Feb 3 was one of our team member’s 21st birthday. Sibusiso, we call him Snowy, was so surprised when forty people shouted so loud from the cafeteria that he could hear us in his dorm room. “We want Snowy! We want Snowy!” All of us made a human tunnel for him to walk through as we congratulated him and shouted happy birthday!
We let him walk into the dining hall first to see all the tables covered with balloons and party hats. His chair had a balloon taped to it with “Happy 21st Snowy” written on it. His gold party hat was made special with red and white garland around the bottom. The whole group chanted “Speech, speech, speech!” Everyone got quiet but Snowy couldn’t speak; his eyes were red with tears. He pulled his shirt collar up over his face so we couldn’t see but we all knew. We all cheered for him again. Once we quieted down, he finally spoke. “I want to thank you all so much. I never had a birthday in my whole life.” His voice choked up again. We cheered once again and let him get in line for his supper first.
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We had a chocolate cake with ice cream for dessert. Snowy got to blow out birthday candles for the first time. He is such a sweet kid and from the way he looks, I did not expect him to be as kind as he is. He cares for the team like a family and if there is any discomfort in the group, he senses it and wants to make sure everything will be okay in the end. He totally deserved this surprise and all the love that came with it. My heart is slowly wrapping around each of the young people here, and I’m trying not to think about when this time together will end.
 
For Monday and Tuesday this week, the session topic was Soul Therapy. Desree, who lead the session, and her husband Mpho work at the YfC National Office in Johannesburg. Desree divided the kids into groups of 6 and brought worksheets for them to write on. I missed the first day’s session but it was basically about admitting that you personally are a broken person. We have all been hurt, and our responses and perspectives are a result of that brokenness and hurt. You don’t always think about it that way, but it is completely true. Our experiences mold our outlook.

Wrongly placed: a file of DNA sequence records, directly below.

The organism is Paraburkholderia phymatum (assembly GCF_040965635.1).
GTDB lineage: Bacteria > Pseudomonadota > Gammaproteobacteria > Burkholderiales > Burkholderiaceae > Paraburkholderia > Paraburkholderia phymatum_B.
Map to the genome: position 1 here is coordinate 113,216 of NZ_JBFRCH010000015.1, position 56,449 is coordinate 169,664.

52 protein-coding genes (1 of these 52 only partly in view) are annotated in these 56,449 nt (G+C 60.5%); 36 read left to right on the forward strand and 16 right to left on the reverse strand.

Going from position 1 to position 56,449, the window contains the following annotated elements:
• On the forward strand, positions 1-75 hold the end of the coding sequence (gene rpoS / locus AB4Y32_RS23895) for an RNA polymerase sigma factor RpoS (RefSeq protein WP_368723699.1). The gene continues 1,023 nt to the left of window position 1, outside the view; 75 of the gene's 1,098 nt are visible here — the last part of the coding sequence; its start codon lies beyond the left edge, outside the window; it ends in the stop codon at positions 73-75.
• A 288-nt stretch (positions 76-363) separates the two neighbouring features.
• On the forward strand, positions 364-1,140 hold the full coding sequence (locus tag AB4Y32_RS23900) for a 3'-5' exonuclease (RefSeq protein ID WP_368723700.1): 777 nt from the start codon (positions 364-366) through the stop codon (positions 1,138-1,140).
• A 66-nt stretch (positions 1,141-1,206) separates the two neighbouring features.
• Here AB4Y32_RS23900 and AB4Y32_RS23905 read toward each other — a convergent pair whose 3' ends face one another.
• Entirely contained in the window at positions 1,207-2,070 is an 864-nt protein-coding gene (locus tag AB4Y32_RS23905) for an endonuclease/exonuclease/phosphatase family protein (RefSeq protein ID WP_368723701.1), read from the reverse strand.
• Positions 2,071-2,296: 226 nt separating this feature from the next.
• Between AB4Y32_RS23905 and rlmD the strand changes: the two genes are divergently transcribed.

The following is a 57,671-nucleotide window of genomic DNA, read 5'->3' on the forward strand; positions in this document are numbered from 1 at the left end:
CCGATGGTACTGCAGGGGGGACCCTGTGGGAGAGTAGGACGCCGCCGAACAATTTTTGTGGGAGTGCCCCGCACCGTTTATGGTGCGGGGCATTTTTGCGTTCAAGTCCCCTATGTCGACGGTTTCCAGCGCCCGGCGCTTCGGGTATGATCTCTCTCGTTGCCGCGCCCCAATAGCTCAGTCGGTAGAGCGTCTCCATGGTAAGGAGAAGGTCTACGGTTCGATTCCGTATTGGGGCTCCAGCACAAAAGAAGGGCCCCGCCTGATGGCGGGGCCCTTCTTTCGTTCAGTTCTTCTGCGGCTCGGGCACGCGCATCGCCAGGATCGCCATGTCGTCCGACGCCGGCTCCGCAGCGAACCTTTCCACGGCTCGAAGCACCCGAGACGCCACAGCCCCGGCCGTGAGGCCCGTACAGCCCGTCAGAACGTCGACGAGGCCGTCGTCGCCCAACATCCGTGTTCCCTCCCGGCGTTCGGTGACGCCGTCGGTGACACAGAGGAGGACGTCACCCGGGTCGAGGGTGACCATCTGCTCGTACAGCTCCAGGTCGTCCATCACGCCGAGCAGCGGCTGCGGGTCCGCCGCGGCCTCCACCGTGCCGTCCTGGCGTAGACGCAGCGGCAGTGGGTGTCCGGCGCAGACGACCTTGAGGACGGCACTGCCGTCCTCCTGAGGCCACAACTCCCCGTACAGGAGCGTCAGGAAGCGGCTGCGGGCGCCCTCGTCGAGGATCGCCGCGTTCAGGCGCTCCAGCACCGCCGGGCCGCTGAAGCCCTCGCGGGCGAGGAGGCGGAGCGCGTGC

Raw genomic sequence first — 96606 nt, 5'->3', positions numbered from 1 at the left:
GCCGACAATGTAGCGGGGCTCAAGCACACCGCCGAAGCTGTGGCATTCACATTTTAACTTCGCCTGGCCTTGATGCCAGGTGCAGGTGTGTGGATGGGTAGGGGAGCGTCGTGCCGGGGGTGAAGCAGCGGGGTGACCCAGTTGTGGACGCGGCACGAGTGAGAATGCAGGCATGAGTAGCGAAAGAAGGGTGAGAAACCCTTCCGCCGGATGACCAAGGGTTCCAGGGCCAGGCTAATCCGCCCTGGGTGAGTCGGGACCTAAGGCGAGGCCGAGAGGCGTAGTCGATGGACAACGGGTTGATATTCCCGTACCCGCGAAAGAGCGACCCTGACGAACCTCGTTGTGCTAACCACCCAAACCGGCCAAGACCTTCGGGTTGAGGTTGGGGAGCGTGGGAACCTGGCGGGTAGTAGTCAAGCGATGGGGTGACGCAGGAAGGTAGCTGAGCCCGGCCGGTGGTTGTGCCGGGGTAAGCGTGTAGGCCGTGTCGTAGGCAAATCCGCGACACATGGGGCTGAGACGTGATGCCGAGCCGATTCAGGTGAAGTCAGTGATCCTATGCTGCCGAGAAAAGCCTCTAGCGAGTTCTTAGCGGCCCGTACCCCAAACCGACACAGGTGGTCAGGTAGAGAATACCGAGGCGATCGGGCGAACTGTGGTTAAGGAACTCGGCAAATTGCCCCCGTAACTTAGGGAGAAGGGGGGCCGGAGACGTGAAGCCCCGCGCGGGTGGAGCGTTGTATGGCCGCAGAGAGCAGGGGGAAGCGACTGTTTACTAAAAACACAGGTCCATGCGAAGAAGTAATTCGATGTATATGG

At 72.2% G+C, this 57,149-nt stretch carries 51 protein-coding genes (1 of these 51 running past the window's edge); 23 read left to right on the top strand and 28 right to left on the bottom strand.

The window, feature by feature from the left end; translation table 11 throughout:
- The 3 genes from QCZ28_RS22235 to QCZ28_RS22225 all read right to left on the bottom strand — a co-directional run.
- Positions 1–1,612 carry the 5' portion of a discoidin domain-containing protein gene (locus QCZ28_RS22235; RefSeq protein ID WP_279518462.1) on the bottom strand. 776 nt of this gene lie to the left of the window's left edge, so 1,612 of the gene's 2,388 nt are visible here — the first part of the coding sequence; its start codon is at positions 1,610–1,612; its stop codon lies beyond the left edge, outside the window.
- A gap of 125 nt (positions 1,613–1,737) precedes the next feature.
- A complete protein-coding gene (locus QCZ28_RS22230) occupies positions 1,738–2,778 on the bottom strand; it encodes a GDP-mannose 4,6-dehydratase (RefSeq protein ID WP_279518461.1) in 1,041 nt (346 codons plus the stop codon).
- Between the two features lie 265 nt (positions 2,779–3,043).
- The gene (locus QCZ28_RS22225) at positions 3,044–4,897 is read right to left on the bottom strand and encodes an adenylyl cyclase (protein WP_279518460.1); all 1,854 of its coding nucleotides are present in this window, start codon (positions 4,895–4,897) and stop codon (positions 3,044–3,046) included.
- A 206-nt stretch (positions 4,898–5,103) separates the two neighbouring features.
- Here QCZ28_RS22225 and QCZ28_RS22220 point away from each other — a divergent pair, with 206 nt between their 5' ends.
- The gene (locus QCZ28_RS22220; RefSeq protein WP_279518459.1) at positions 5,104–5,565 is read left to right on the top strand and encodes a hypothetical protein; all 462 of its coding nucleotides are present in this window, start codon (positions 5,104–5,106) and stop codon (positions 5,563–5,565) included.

Once we put down our pride and admit “I am a Broken Person,” we can move on to healing. That involves forgiveness, which was taken care of on the second day. We first have to identify the people who had a part in our brokenness. Writing names down makes the memories flood back. For this exercise, it helps for the pain or anger to be present because you can deal with it now and make the choice to forgive whoever it was that hurt you. On the flip side, it is at times more difficult to forgive ourselves than others. We don’t let go of the wrong choice we made and keep bashing ourselves about it. We have to let these things go if we want to become a “Recovering Broken Person.”